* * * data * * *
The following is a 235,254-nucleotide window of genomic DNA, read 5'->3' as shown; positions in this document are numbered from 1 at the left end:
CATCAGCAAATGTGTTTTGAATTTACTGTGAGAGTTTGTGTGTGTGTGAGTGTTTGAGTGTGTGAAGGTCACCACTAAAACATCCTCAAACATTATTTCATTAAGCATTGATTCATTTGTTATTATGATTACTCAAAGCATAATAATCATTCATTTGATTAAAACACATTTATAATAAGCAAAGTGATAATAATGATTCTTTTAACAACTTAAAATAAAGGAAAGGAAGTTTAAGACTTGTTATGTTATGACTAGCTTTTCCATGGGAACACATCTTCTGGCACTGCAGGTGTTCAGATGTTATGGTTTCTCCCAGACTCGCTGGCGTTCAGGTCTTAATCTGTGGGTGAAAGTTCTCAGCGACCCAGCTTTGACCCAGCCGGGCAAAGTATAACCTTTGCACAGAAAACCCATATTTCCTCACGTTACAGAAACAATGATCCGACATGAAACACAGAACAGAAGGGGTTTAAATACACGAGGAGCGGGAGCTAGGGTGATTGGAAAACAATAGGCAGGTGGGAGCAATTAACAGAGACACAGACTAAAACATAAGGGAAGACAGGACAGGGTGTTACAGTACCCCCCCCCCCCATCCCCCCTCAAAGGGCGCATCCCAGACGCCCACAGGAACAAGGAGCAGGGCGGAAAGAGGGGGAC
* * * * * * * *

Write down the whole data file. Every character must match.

The following is a 235,254-nucleotide window of genomic DNA, read 5'->3' as shown; positions in this document are numbered from 1 at the left end:
CATCAGCAAATGTGTTTTGAATTTACTGTGAGAGTTTGTGTGTGTGTGAGTGTTTGAGTGTGTGAAGGTCACCACTAAAACATCCTCAAACATTATTTCATTAAGCATTGATTCATTTGTTATTATGATTACTCAAAGCATAATAATCATTCATTTGATTAAAACACATTTATAATAAGCAAAGTGATAATAATGATTCTTTTAACAACTTAAAATAAAGGAAAGGAAGTTTAAGACTTGTTATGTTATGACTAGCTTTTCCATGGGAACACATCTTCTGGCACTGCAGGTGTTCAGATGTTATGGTTTCTCCCAGACTCGCTGGCGTTCAGGTCTTAATCTGTGGGTGAAAGTTCTCAGCGACCCAGCTTTGACCCAGCCGGGCAAAGTATAACCTTTGCACAGAAAACCCATATTTCCTCACGTTACAGAAACAATGATCCGACATGAAACACAGAACAGAAGGGGTTTAAATACACGAGGAGCGGGAGCTAGGGTGATTGGAAAACAATAGGCAGGTGGGAGCAATTAACAGAGACACAGACTAAAACATAAGGGAAGACAGGACAGGGTGTTACAGTACCCCCCCCCCCCATCCCCCCTCAAAGGGCGCATCCCAGACGCCCACAGGAACAAGGAGCAGGGCGGAAAGAGGGGGAC